Welcome to European Tribune. It's gone a bit quiet around here these days, but it's still going.
Beppe Grillo's Blog

"Good day to you all! The lists for the European elections are now complete and I have had a look at them, even because I had to do that for a long piece on the "unpresentables" for Micromega and thus, as we were saying when the lists were still provisional, we are devoting this edition of Passaparola to a kind of "voting guide", to advice for who not to vote for, that is advice on avoiding the ones that, according to me are people who need to be kept away from the institutions, especially from the European institutions. Then each person can decide as they want, but at least they will do so on the basis of solid information. Zoo PDL

Let's start with the Popolo delle Libertà (PDL) in alphabetical order: Lucio Barani, who is a former socialist and has been the Mayor of Aulla, and is famous for having made Aulla into a "dipietrizzato" town and for having actually named a square "Piazza Martiri di Tangentopoli" where the martyrs of Tangentopoli are not us who have been robbed, but those that did the thieving and in fact the square that was called Piazza Matteotti, became Piazza Martiri di Tangentopoli with a great monument to Craxi, even perhaps one on a horse. I'd say that this guy is perhaps best left alone.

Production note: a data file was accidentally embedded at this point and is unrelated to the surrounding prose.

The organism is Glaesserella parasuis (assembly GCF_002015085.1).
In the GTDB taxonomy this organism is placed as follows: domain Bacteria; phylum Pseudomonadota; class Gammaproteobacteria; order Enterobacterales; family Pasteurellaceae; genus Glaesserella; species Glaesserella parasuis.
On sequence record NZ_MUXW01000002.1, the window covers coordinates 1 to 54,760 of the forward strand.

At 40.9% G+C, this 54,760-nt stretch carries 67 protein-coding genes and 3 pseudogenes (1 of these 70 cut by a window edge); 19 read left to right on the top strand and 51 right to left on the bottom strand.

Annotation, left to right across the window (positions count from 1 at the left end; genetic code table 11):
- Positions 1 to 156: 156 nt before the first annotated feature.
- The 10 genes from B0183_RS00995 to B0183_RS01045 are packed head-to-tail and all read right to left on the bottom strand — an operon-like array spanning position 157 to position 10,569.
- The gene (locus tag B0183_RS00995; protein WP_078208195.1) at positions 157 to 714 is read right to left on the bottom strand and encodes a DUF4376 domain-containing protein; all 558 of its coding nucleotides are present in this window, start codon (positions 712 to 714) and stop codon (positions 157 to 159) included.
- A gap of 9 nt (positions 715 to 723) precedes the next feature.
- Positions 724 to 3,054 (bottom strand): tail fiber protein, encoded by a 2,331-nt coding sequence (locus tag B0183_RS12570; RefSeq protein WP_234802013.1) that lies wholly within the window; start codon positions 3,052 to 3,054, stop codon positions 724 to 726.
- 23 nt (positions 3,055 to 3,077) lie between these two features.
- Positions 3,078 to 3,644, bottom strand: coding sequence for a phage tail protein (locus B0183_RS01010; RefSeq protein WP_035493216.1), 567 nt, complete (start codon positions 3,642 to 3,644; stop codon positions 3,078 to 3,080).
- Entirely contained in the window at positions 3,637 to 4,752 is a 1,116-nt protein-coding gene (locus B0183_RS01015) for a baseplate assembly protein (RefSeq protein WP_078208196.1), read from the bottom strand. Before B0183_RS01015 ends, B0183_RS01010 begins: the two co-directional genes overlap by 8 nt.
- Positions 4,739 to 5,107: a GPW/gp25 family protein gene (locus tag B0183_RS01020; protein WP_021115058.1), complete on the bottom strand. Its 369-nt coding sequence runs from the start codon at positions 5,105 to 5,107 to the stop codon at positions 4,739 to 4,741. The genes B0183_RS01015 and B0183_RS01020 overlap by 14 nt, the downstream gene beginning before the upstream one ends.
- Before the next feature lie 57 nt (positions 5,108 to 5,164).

Berlusconi. There's no point in my telling you why it would be better not to vote for him, apart from all the reasons that are ethical, political, conflict of interests and judicial etc., there's a fact: that Berlusconi being President of the Council, is not alone and like many other leaders who are putting themselves forward as candidates, will have to choose between the Italian Parliament and the European one. Given that he is the President of the Council, he can't go to the European Parliament, unless he decides to resign from the position of President of the Council, in that case we could even vote for him, but I don't believe he will do that.
Bonsignore Vito: Bonsignore Vito was in the UDC, he has convictions for attempted corruption for the contracts for the Asti hospital, the Turin Tangentopoli. He was with Casini and as soon as Berlusconi discovered that there was a convict who was not with himself, he immediately set about his acquisition campaign and he brought him into the Popolo delle Libertà. Attempted corruption because Bonsignore didn't have time to collect the bribes, as they caught him first: he was a "andreottiano", then a "casiniano" and now he has become a "berlusconiano". He is also under investigation for the banking takeovers, and for collaboration in rigging the markets. He is the person that D'Alema was speaking about when he said "I met up with him once to see about the destination of that package of BNL shares". Bonsignore had 2% of BNL shares, and that was what was so interesting to Consorte. He too is one that it may be better to keep well away from the European institutions.

'The history of public debt is full of irony. It rarely follows our ideas of order and justice.' Thomas Piketty
by melo (melometa4(at)gmail.com) on Thu May 14th, 2009 at 03:25:31 AM EST
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